Slurry spreading season begins this week

From this week farmers across most of the country will be allowed to spread slurry once again.

It comes as the number of farmers being caught illegally spreading slurry during the closed period has fallen considerably in recent years, according to data from the Department of Agriculture.

There are times of the year when farmers must not spread any fertiliser at all on their land, either organic or chemical.

These prohibited spreading periods usually extend from mid-October through to mid-January depending on the area of the country.

The restrictions are in place as research has shown that prohibited periods are necessary to prevent nutrient loss to water during the most environmentally risky time of the year.

The laws which were brought in under the Nitrates Directive have been a cause of anger amongst the farming community.

‘Calender farming’ as it’s come to be known by farmers is a bi-annual annoyance for them. Farmers argue that often the weather can be more suitable for slurry spreading within the closed period.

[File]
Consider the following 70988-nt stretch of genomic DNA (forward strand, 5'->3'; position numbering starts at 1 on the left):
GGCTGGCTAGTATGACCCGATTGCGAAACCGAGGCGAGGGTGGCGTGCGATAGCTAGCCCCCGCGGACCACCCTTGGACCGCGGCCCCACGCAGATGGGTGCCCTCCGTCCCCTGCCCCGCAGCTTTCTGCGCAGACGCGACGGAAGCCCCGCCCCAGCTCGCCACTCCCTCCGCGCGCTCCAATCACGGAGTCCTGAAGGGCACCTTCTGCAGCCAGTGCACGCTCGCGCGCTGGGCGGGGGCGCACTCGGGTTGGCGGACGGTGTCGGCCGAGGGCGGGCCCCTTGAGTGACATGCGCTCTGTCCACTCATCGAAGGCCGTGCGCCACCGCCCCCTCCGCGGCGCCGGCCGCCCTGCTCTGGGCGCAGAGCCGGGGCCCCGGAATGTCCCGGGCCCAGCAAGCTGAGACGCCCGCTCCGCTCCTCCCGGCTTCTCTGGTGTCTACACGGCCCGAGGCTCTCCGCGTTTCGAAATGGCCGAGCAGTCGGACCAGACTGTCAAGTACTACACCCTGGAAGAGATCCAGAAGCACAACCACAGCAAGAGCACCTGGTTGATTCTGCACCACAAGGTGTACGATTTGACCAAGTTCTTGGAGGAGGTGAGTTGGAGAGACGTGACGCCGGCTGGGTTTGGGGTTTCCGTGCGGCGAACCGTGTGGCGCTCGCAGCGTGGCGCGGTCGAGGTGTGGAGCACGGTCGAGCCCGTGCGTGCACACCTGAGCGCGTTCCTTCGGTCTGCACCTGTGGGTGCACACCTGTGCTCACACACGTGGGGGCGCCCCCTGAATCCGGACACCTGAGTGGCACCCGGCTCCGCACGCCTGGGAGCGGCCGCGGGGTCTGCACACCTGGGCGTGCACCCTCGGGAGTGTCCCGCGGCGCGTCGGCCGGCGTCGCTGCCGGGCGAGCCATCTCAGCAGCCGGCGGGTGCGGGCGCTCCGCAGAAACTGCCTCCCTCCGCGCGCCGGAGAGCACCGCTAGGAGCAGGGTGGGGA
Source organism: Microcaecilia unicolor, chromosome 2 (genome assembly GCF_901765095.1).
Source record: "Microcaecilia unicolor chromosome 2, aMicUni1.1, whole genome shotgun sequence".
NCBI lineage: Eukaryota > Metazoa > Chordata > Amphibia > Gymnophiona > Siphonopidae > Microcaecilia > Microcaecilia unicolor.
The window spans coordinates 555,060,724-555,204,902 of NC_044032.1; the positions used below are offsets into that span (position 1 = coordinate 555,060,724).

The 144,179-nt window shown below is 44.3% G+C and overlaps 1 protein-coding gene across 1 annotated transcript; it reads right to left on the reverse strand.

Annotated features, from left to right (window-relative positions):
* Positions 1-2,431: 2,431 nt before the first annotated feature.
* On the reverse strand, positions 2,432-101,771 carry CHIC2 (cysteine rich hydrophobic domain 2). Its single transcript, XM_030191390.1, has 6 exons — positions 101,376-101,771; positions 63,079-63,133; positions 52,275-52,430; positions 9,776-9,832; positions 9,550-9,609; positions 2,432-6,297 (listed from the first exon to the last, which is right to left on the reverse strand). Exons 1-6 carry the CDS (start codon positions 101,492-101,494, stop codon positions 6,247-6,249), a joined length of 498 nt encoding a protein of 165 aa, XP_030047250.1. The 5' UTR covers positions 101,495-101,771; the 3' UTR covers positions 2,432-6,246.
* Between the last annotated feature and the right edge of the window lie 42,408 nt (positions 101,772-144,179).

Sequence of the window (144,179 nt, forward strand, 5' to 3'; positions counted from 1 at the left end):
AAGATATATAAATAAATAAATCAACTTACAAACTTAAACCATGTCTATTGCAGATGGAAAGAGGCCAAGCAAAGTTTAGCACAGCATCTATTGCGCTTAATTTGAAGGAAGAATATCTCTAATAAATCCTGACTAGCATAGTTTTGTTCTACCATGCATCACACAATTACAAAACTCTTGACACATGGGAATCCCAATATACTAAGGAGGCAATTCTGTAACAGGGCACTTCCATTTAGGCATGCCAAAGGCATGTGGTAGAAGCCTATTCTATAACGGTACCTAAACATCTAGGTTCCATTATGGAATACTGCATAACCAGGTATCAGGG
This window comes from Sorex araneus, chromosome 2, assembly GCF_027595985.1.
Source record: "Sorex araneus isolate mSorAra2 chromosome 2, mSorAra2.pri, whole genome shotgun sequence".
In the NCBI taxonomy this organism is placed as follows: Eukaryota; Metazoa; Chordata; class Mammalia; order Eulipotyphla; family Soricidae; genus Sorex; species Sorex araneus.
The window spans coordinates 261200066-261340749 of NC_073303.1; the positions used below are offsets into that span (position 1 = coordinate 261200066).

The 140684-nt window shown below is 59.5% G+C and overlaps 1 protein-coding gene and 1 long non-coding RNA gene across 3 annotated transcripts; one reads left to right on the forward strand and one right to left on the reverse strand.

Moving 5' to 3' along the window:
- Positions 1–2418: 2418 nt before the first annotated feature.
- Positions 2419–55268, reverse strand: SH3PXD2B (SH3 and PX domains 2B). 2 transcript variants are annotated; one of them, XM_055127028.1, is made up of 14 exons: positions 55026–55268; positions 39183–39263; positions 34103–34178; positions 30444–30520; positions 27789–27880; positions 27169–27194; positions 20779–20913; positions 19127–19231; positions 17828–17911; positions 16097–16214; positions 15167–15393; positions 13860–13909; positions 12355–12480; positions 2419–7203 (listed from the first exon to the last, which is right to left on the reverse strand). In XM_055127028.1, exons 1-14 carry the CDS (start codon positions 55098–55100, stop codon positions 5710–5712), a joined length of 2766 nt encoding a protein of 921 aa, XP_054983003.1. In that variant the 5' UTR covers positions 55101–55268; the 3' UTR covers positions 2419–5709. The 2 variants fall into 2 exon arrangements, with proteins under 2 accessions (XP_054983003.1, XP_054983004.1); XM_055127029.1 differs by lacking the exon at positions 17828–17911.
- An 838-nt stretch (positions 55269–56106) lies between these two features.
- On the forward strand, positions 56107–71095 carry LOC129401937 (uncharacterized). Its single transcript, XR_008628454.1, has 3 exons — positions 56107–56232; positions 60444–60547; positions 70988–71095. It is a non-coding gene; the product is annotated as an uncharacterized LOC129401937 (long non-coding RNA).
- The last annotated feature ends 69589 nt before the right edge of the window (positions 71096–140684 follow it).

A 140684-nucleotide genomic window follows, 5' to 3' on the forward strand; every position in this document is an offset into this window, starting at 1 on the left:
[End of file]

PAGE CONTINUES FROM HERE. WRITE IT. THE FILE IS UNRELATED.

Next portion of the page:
Farmers themselves say they are the best judges of when slurry should be spread and stress that the majority of farmers do not knowingly damage the environment.

slurry spreading season 2

slurry spreading season 3

Under EU Cross Compliance requirements Department of Agriculture applies penalties where a non-compliance is determined in the case of slurry spreading during inspections or as a result of Cross Reports received by the Department.

The data below detail the number of penalty cases, for the years 2013 to 2016*, as a result of non-compliances arising from inspections carried out by DAFM or from Cross Reports received from Local Authorities.

slurry spreading data

*The 2016 figure may not represent the final position and may be subject to change as 2016 inspections continue to be processed to finalisation. In addition, further Cross Reports from Local Authorities, in respect of 2016 are likely to be received in 2017.

Local Authorities are the bodies which carry primary responsibility for implementing the Regulation and may in this regard visit farms when undertaking their responsibilities. A person may be prosecuted for breaches of the Regulations.

Farmers can also incur severe penalties in their farm payments should they be caught spreading slurry during the closed period.

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